Hydrogeology and Groundwater Quality in the San Agustin Basin, New Mexico, 1975–2019

Scientific Investigations Report 2022-5029
Prepared in cooperation with Bureau of Land Management and in collaboration with New Mexico Bureau of Geology and Mineral Resources
By: , and 



This report describes the findings of a U.S. Geological Survey study, completed in cooperation with the Bureau of Land Management, focused on better understanding the present-day (1975–2019) hydrogeology and groundwater quality of the San Agustin Basin in west-central New Mexico to support sustainable groundwater resource management. The basin hosts a relatively undeveloped basin-fill and alluvium aquifer system and is topographically divided into east and west subbasins by the McClure Hills. Groundwater chemistry and groundwater elevation data were compiled, collected, and interpreted in the context of groundwater flow and quality. The analyses presented in this report consider groundwater chemistry data collected within the last decade (2010–19) and groundwater elevation data collected from 1975 through 2019 to provide insight into present-day conditions. Groundwater elevations show that groundwater typically moves from the highlands to the lowlands, with a prominent east to west regional trend. Groundwater elevations were lowest in the southwestern portion of the west subbasin, where estimated flow directions suggest underflow through the local highlands into the northern East Fork Gila River watershed, which is further supported by historical groundwater elevation data from the northern East Fork Gila River watershed. Gradual groundwater elevation gradients (about 2 feet per mile) near the east and west subbasin divide suggest that groundwater slowly flows from the east subbasin to the west subbasin.

Quantitative analyses of groundwater chemistry data show that groundwater in both subbasins has similar chemical characteristics. A systematic east to west groundwater evolution in water chemistry was not observed despite evidenced subbasin connectivity. The absence of this pattern suggests that groundwater mixing is regionally prevalent, sediment reactivity is low and variable, and (or) recharge conditions are comparable in both subbasins. Groundwater chemistry was generally independent of aquifer type, suggesting that the aquifers are hydrologically well connected. Corrected carbon-14 groundwater age estimates in the basin ranged from 232 to 13,916 years before present with a median of 5,409 years. A wide range of groundwater ages is therefore present in the basin, with waters commonly being thousands of years old, thereby supporting generally slow regional groundwater movement. A component of relatively young groundwater, for which estimated ages could not be accurately computed, is also present in the basin, and it may commonly mix with older waters. The spatial distribution of categorical and quantitative groundwater ages indicates that most recharge likely occurs in the highlands through mountain-block recharge and as focused recharge within arroyos, although evidence of modern (1953 and after) groundwater was minimal at sampled sites.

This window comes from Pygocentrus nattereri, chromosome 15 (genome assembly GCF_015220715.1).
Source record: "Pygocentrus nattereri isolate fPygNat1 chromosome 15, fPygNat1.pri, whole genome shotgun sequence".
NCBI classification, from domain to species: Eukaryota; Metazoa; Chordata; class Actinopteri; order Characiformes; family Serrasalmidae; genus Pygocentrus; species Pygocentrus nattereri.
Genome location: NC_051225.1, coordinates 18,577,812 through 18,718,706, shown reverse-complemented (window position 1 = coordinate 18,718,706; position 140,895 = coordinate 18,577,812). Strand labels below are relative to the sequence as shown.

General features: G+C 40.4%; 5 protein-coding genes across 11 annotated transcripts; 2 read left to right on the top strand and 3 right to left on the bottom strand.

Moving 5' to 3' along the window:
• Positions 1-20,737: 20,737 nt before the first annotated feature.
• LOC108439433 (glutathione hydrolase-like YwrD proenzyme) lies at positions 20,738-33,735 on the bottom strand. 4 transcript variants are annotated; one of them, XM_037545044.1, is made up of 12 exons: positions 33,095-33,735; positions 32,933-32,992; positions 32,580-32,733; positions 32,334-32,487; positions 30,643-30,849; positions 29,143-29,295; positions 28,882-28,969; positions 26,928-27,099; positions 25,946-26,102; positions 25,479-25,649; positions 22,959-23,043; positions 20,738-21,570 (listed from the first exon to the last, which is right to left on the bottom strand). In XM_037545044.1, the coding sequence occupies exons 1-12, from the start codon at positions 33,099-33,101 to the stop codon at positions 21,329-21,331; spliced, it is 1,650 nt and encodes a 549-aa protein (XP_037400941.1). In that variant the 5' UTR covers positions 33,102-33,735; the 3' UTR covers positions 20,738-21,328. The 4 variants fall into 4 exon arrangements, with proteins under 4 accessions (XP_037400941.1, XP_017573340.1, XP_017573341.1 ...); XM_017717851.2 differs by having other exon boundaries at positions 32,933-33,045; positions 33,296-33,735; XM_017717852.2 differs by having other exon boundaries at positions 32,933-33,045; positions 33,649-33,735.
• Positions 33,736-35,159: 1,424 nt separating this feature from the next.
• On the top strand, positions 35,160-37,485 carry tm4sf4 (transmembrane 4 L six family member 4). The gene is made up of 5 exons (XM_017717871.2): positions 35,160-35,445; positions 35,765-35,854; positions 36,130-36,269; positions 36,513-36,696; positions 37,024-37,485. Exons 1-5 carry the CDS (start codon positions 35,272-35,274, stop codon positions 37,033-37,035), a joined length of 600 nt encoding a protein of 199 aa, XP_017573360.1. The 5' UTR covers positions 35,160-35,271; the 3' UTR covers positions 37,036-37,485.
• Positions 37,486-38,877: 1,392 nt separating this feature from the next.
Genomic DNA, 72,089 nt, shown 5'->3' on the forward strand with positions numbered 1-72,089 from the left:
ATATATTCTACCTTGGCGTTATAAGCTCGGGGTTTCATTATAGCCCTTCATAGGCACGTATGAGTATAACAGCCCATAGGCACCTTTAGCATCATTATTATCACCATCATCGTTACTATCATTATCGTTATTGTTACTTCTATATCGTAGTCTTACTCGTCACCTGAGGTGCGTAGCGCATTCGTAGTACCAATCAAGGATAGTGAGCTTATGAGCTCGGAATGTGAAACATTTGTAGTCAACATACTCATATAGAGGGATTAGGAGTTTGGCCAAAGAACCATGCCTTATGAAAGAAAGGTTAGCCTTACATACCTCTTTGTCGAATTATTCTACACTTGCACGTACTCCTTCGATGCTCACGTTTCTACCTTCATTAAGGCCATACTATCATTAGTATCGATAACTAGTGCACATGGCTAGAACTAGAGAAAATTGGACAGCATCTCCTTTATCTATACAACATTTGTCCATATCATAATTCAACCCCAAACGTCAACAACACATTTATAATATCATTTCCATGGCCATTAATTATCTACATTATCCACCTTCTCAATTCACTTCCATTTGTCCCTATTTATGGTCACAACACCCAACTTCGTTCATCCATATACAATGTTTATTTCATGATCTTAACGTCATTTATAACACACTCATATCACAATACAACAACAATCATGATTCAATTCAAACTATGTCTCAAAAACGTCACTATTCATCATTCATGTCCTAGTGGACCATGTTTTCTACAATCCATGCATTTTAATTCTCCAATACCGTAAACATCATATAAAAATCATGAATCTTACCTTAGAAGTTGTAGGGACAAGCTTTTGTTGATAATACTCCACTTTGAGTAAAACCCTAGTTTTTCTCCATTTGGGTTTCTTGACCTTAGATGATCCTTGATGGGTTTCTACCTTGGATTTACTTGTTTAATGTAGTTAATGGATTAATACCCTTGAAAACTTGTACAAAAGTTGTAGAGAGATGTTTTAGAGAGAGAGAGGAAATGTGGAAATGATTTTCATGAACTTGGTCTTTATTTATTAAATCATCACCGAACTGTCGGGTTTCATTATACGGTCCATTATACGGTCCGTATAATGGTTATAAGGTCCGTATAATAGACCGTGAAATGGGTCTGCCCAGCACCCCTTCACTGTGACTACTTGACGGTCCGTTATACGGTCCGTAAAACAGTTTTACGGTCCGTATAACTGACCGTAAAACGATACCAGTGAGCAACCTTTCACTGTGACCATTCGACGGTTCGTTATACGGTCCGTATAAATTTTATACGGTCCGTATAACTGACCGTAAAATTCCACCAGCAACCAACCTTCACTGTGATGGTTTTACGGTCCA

Median annual gradients (groundwater elevation change over time) indicate that most groundwater elevations in the lowlands changed little (−0.2 to 0.2 foot per year) from 1975 through 2019. Groundwater elevations in the highlands varied more annually, which is likely due to recharge from precipitation events. These more variable groundwater elevations in the highlands compared with the lowlands, along with groundwater ages, provide further evidence that most groundwater recharge takes place in the highlands, with minimal recharge in the lowlands. Median groundwater elevation change for all sites was −0.05 foot per year. Temporal consistency of lowland groundwater elevations suggests that regional groundwater dynamics have been more or less stable through time under current climate and development conditions, although median annual gradients indicate that groundwater elevations may have slightly declined on average between 1975 and 2019.

Suggested Citation

Pepin, J.D., Travis, R.E., Blake, J.M., Rinehart, A., and Koning, D., 2022, Hydrogeology and groundwater quality in the San Agustin Basin, New Mexico, 1975–2019: U.S. Geological Survey Scientific Investigations Report 2022–5029, 61 p., 4 app., https://doi.org/10.3133/sir20225029.

ISSN: 2328-0328 (online)

Study Area

Table of Contents

  • Acknowledgments
  • Abstract
  • Introduction
  • Methods
  • Results and Discussion
  • Summary
  • References Cited
  • Appendix 1. Compiled Water Level Data
  • Appendix 2. Chemistry Data Analyzed in This Study
  • Appendix 3. Compiled Chemistry Data
  • Appendix 4. Field Blank and Replicate Chemistry Data
Publication type Report
Publication Subtype USGS Numbered Series
Title Hydrogeology and groundwater quality in the San Agustin Basin, New Mexico, 1975–2019
Series title Scientific Investigations Report
Series number 2022-5029
DOI 10.3133/sir20225029
Year Published 2022
Language English
Publisher U.S. Geological Survey
Publisher location Reston, VA
Contributing office(s) New Mexico Water Science Center
Description Report: x, 61 p.; 6 Tables; Dataset
Country United States
State New Mexico
Other Geospatial San Agustin Basin
Online Only (Y/N) Y
Additional Online Files (Y/N) Y
Google Analytic Metrics Metrics page
Additional publication details